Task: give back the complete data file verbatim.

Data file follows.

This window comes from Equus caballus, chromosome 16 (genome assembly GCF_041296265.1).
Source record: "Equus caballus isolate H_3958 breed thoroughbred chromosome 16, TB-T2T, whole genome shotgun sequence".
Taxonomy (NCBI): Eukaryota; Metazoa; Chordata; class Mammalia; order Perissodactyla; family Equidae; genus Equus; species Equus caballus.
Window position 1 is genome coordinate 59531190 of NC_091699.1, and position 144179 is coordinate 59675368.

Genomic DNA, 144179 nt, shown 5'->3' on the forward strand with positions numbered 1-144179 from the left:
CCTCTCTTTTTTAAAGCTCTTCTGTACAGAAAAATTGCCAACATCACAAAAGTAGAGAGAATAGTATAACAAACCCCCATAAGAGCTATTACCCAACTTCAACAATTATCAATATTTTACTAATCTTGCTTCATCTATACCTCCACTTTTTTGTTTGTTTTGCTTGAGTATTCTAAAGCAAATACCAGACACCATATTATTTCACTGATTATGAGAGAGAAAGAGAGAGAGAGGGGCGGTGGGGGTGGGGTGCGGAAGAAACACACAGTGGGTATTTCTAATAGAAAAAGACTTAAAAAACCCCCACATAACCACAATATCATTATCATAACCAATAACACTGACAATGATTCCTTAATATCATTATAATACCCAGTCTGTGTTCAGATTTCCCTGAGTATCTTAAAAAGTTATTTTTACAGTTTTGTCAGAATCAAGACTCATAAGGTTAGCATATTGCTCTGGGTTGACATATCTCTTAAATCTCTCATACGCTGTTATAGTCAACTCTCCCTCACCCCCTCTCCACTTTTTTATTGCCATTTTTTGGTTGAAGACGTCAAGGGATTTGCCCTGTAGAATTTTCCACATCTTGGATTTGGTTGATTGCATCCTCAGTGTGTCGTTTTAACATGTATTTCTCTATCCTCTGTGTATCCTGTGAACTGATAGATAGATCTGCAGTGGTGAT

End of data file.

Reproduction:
This window comes from Equus caballus, chromosome 16 (genome assembly GCF_041296265.1).
Source record: "Equus caballus isolate H_3958 breed thoroughbred chromosome 16, TB-T2T, whole genome shotgun sequence".
Taxonomy (NCBI): Eukaryota; Metazoa; Chordata; class Mammalia; order Perissodactyla; family Equidae; genus Equus; species Equus caballus.
Window position 1 is genome coordinate 59531190 of NC_091699.1, and position 144179 is coordinate 59675368.

Genomic DNA, 144179 nt, shown 5'->3' on the forward strand with positions numbered 1-144179 from the left:
CCTCTCTTTTTTAAAGCTCTTCTGTACAGAAAAATTGCCAACATCACAAAAGTAGAGAGAATAGTATAACAAACCCCCATAAGAGCTATTACCCAACTTCAACAATTATCAATATTTTACTAATCTTGCTTCATCTATACCTCCACTTTTTTGTTTGTTTTGCTTGAGTATTCTAAAGCAAATACCAGACACCATATTATTTCACTGATTATGAGAGAGAAAGAGAGAGAGAGGGGCGGTGGGGGTGGGGTGCGGAAGAAACACACAGTGGGTATTTCTAATAGAAAAAGACTTAAAAAACCCCCACATAACCACAATATCATTATCATAACCAATAACACTGACAATGATTCCTTAATATCATTATAATACCCAGTCTGTGTTCAGATTTCCCTGAGTATCTTAAAAAGTTATTTTTACAGTTTTGTCAGAATCAAGACTCATAAGGTTAGCATATTGCTCTGGGTTGACATATCTCTTAAATCTCTCATACGCTGTTATAGTCAACTCTCCCTCACCCCCTCTCCACTTTTTTATTGCCATTTTTTGGTTGAAGACGTCAAGGGATTTGCCCTGTAGAATTTTCCACATCTTGGATTTGGTTGATTGCATCCTCAGTGTGTCGTTTTAACATGTATTTCTCTATCCTCTGTGTATCCTGTGAACTGATAGATAGATCTGCAGTGGTGAT